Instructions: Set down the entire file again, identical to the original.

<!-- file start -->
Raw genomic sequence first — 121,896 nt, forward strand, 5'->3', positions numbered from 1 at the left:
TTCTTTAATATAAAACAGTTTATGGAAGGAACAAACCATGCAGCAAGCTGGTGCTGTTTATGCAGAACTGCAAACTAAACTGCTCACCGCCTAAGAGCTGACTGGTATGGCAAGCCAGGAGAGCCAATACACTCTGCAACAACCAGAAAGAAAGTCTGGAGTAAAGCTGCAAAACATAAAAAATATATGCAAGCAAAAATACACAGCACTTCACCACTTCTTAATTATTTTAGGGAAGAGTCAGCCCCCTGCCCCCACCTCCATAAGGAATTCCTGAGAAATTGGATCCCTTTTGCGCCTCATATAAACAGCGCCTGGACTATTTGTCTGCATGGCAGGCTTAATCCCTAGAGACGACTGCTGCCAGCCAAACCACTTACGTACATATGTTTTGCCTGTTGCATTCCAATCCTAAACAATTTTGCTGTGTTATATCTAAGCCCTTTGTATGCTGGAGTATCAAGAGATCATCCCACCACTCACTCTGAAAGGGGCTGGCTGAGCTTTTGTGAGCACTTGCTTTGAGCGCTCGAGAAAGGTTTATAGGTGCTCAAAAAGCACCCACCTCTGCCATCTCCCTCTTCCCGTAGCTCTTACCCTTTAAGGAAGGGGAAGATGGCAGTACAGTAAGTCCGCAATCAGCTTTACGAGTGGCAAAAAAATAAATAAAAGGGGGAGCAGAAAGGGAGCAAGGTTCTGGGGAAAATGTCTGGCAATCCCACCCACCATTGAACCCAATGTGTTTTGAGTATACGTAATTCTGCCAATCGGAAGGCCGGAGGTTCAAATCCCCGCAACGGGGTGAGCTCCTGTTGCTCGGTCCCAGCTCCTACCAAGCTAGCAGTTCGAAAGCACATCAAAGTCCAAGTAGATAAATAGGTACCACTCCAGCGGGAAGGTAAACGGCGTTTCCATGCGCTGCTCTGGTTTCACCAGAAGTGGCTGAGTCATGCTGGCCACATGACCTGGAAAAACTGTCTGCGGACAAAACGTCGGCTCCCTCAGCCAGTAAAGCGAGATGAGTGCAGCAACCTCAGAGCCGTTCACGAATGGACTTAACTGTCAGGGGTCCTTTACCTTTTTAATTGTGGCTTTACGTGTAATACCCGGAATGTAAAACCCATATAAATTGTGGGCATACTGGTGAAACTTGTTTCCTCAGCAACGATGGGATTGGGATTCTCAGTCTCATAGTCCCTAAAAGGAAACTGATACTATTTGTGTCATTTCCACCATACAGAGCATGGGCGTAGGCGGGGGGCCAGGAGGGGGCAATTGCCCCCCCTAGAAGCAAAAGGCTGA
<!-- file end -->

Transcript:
Raw genomic sequence first — 121,896 nt, forward strand, 5'->3', positions numbered from 1 at the left:
TTCTTTAATATAAAACAGTTTATGGAAGGAACAAACCATGCAGCAAGCTGGTGCTGTTTATGCAGAACTGCAAACTAAACTGCTCACCGCCTAAGAGCTGACTGGTATGGCAAGCCAGGAGAGCCAATACACTCTGCAACAACCAGAAAGAAAGTCTGGAGTAAAGCTGCAAAACATAAAAAATATATGCAAGCAAAAATACACAGCACTTCACCACTTCTTAATTATTTTAGGGAAGAGTCAGCCCCCTGCCCCCACCTCCATAAGGAATTCCTGAGAAATTGGATCCCTTTTGCGCCTCATATAAACAGCGCCTGGACTATTTGTCTGCATGGCAGGCTTAATCCCTAGAGACGACTGCTGCCAGCCAAACCACTTACGTACATATGTTTTGCCTGTTGCATTCCAATCCTAAACAATTTTGCTGTGTTATATCTAAGCCCTTTGTATGCTGGAGTATCAAGAGATCATCCCACCACTCACTCTGAAAGGGGCTGGCTGAGCTTTTGTGAGCACTTGCTTTGAGCGCTCGAGAAAGGTTTATAGGTGCTCAAAAAGCACCCACCTCTGCCATCTCCCTCTTCCCGTAGCTCTTACCCTTTAAGGAAGGGGAAGATGGCAGTACAGTAAGTCCGCAATCAGCTTTACGAGTGGCAAAAAAATAAATAAAAGGGGGAGCAGAAAGGGAGCAAGGTTCTGGGGAAAATGTCTGGCAATCCCACCCACCATTGAACCCAATGTGTTTTGAGTATACGTAATTCTGCCAATCGGAAGGCCGGAGGTTCAAATCCCCGCAACGGGGTGAGCTCCTGTTGCTCGGTCCCAGCTCCTACCAAGCTAGCAGTTCGAAAGCACATCAAAGTCCAAGTAGATAAATAGGTACCACTCCAGCGGGAAGGTAAACGGCGTTTCCATGCGCTGCTCTGGTTTCACCAGAAGTGGCTGAGTCATGCTGGCCACATGACCTGGAAAAACTGTCTGCGGACAAAACGTCGGCTCCCTCAGCCAGTAAAGCGAGATGAGTGCAGCAACCTCAGAGCCGTTCACGAATGGACTTAACTGTCAGGGGTCCTTTACCTTTTTAATTGTGGCTTTACGTGTAATACCCGGAATGTAAAACCCATATAAATTGTGGGCATACTGGTGAAACTTGTTTCCTCAGCAACGATGGGATTGGGATTCTCAGTCTCATAGTCCCTAAAAGGAAACTGATACTATTTGTGTCATTTCCACCATACAGAGCATGGGCGTAGGCGGGGGGCCAGGAGGGGGCAATTGCCCCCCCTAGAAGCAAAAGGCTGA